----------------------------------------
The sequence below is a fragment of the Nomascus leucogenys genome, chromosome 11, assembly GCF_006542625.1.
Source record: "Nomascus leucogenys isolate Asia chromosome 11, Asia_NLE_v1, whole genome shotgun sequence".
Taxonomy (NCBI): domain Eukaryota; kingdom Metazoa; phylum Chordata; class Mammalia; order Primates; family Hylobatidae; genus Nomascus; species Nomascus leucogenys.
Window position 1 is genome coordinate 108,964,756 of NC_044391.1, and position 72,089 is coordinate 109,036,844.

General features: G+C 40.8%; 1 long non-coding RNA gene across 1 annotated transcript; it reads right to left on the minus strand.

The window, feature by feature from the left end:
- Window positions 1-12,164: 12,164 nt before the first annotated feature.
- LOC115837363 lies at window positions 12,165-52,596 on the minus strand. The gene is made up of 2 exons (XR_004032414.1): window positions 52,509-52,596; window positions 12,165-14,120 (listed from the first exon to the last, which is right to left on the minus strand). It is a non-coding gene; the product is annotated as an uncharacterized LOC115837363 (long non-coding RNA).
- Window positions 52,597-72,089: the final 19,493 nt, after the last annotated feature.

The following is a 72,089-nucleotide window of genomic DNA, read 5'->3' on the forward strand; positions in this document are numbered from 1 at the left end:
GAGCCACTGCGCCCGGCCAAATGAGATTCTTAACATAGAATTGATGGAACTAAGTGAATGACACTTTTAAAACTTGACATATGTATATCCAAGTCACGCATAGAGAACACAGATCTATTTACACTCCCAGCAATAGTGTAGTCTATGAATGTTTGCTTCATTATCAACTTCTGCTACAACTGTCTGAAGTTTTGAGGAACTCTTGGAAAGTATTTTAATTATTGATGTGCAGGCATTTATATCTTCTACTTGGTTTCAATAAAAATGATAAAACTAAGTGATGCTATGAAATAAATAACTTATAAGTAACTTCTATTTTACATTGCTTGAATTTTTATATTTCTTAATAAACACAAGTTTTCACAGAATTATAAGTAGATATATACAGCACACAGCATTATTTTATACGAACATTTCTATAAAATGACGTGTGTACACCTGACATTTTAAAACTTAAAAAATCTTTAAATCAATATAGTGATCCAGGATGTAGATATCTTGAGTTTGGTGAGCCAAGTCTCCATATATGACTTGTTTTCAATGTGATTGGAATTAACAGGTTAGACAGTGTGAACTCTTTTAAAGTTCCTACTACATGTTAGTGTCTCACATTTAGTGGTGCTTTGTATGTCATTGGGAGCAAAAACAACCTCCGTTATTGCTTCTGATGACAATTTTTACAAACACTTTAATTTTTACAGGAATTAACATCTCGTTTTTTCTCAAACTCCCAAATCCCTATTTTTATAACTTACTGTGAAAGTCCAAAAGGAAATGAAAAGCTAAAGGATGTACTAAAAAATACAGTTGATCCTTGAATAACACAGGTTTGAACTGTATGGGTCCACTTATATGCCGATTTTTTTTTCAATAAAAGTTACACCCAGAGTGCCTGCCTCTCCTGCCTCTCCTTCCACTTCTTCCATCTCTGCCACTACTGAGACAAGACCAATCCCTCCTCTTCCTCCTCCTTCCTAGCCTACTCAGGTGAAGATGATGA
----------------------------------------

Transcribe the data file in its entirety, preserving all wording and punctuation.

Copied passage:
The sequence below is a fragment of the Nomascus leucogenys genome, chromosome 11, assembly GCF_006542625.1.
Source record: "Nomascus leucogenys isolate Asia chromosome 11, Asia_NLE_v1, whole genome shotgun sequence".
Taxonomy (NCBI): domain Eukaryota; kingdom Metazoa; phylum Chordata; class Mammalia; order Primates; family Hylobatidae; genus Nomascus; species Nomascus leucogenys.
Window position 1 is genome coordinate 108,964,756 of NC_044391.1, and position 72,089 is coordinate 109,036,844.

General features: G+C 40.8%; 1 long non-coding RNA gene across 1 annotated transcript; it reads right to left on the minus strand.

The window, feature by feature from the left end:
- Window positions 1-12,164: 12,164 nt before the first annotated feature.
- LOC115837363 lies at window positions 12,165-52,596 on the minus strand. The gene is made up of 2 exons (XR_004032414.1): window positions 52,509-52,596; window positions 12,165-14,120 (listed from the first exon to the last, which is right to left on the minus strand). It is a non-coding gene; the product is annotated as an uncharacterized LOC115837363 (long non-coding RNA).
- Window positions 52,597-72,089: the final 19,493 nt, after the last annotated feature.

The following is a 72,089-nucleotide window of genomic DNA, read 5'->3' on the forward strand; positions in this document are numbered from 1 at the left end:
GAGCCACTGCGCCCGGCCAAATGAGATTCTTAACATAGAATTGATGGAACTAAGTGAATGACACTTTTAAAACTTGACATATGTATATCCAAGTCACGCATAGAGAACACAGATCTATTTACACTCCCAGCAATAGTGTAGTCTATGAATGTTTGCTTCATTATCAACTTCTGCTACAACTGTCTGAAGTTTTGAGGAACTCTTGGAAAGTATTTTAATTATTGATGTGCAGGCATTTATATCTTCTACTTGGTTTCAATAAAAATGATAAAACTAAGTGATGCTATGAAATAAATAACTTATAAGTAACTTCTATTTTACATTGCTTGAATTTTTATATTTCTTAATAAACACAAGTTTTCACAGAATTATAAGTAGATATATACAGCACACAGCATTATTTTATACGAACATTTCTATAAAATGACGTGTGTACACCTGACATTTTAAAACTTAAAAAATCTTTAAATCAATATAGTGATCCAGGATGTAGATATCTTGAGTTTGGTGAGCCAAGTCTCCATATATGACTTGTTTTCAATGTGATTGGAATTAACAGGTTAGACAGTGTGAACTCTTTTAAAGTTCCTACTACATGTTAGTGTCTCACATTTAGTGGTGCTTTGTATGTCATTGGGAGCAAAAACAACCTCCGTTATTGCTTCTGATGACAATTTTTACAAACACTTTAATTTTTACAGGAATTAACATCTCGTTTTTTCTCAAACTCCCAAATCCCTATTTTTATAACTTACTGTGAAAGTCCAAAAGGAAATGAAAAGCTAAAGGATGTACTAAAAAATACAGTTGATCCTTGAATAACACAGGTTTGAACTGTATGGGTCCACTTATATGCCGATTTTTTTTTCAATAAAAGTTACACCCAGAGTGCCTGCCTCTCCTGCCTCTCCTTCCACTTCTTCCATCTCTGCCACTACTGAGACAAGACCAATCCCTCCTCTTCCTCCTCCTTCCTAGCCTACTCAGGTGAAGATGATGA